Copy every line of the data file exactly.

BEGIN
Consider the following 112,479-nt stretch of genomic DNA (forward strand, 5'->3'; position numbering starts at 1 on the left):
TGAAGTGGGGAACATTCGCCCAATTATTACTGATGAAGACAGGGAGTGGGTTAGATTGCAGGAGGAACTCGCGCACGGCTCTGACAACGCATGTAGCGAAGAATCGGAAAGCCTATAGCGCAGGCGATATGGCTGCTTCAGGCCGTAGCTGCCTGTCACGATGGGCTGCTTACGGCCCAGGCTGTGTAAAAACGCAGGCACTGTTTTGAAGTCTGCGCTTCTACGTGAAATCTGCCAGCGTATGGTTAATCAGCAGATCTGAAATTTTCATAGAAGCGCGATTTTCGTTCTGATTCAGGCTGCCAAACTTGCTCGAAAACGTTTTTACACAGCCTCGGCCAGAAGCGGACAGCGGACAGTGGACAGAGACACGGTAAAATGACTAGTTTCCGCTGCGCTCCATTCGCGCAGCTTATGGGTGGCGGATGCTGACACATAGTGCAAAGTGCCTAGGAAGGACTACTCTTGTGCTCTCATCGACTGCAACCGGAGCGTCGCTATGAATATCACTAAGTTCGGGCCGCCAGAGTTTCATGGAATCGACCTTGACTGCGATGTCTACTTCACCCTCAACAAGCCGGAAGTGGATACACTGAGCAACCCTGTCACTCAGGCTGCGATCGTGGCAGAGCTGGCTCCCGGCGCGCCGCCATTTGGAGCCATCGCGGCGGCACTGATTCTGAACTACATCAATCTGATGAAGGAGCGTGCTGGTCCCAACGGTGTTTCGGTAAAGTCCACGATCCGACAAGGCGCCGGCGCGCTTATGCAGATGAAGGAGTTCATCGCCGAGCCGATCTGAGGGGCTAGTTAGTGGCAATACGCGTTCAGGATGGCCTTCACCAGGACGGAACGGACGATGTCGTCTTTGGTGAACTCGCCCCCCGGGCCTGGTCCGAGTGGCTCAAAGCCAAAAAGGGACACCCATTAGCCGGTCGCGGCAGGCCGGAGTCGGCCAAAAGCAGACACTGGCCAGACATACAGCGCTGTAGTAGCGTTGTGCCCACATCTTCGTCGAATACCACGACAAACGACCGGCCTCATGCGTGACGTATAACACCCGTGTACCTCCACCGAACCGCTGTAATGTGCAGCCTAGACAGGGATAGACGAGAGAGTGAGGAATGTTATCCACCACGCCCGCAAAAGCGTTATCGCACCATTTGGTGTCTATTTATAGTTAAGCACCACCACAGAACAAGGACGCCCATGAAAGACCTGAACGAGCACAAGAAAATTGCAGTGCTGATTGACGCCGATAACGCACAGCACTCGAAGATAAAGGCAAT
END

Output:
Consider the following 112,479-nt stretch of genomic DNA (forward strand, 5'->3'; position numbering starts at 1 on the left):
TGAAGTGGGGAACATTCGCCCAATTATTACTGATGAAGACAGGGAGTGGGTTAGATTGCAGGAGGAACTCGCGCACGGCTCTGACAACGCATGTAGCGAAGAATCGGAAAGCCTATAGCGCAGGCGATATGGCTGCTTCAGGCCGTAGCTGCCTGTCACGATGGGCTGCTTACGGCCCAGGCTGTGTAAAAACGCAGGCACTGTTTTGAAGTCTGCGCTTCTACGTGAAATCTGCCAGCGTATGGTTAATCAGCAGATCTGAAATTTTCATAGAAGCGCGATTTTCGTTCTGATTCAGGCTGCCAAACTTGCTCGAAAACGTTTTTACACAGCCTCGGCCAGAAGCGGACAGCGGACAGTGGACAGAGACACGGTAAAATGACTAGTTTCCGCTGCGCTCCATTCGCGCAGCTTATGGGTGGCGGATGCTGACACATAGTGCAAAGTGCCTAGGAAGGACTACTCTTGTGCTCTCATCGACTGCAACCGGAGCGTCGCTATGAATATCACTAAGTTCGGGCCGCCAGAGTTTCATGGAATCGACCTTGACTGCGATGTCTACTTCACCCTCAACAAGCCGGAAGTGGATACACTGAGCAACCCTGTCACTCAGGCTGCGATCGTGGCAGAGCTGGCTCCCGGCGCGCCGCCATTTGGAGCCATCGCGGCGGCACTGATTCTGAACTACATCAATCTGATGAAGGAGCGTGCTGGTCCCAACGGTGTTTCGGTAAAGTCCACGATCCGACAAGGCGCCGGCGCGCTTATGCAGATGAAGGAGTTCATCGCCGAGCCGATCTGAGGGGCTAGTTAGTGGCAATACGCGTTCAGGATGGCCTTCACCAGGACGGAACGGACGATGTCGTCTTTGGTGAACTCGCCCCCCGGGCCTGGTCCGAGTGGCTCAAAGCCAAAAAGGGACACCCATTAGCCGGTCGCGGCAGGCCGGAGTCGGCCAAAAGCAGACACTGGCCAGACATACAGCGCTGTAGTAGCGTTGTGCCCACATCTTCGTCGAATACCACGACAAACGACCGGCCTCATGCGTGACGTATAACACCCGTGTACCTCCACCGAACCGCTGTAATGTGCAGCCTAGACAGGGATAGACGAGAGAGTGAGGAATGTTATCCACCACGCCCGCAAAAGCGTTATCGCACCATTTGGTGTCTATTTATAGTTAAGCACCACCACAGAACAAGGACGCCCATGAAAGACCTGAACGAGCACAAGAAAATTGCAGTGCTGATTGACGCCGATAACGCACAGCACTCGAAGATAAAGGCAAT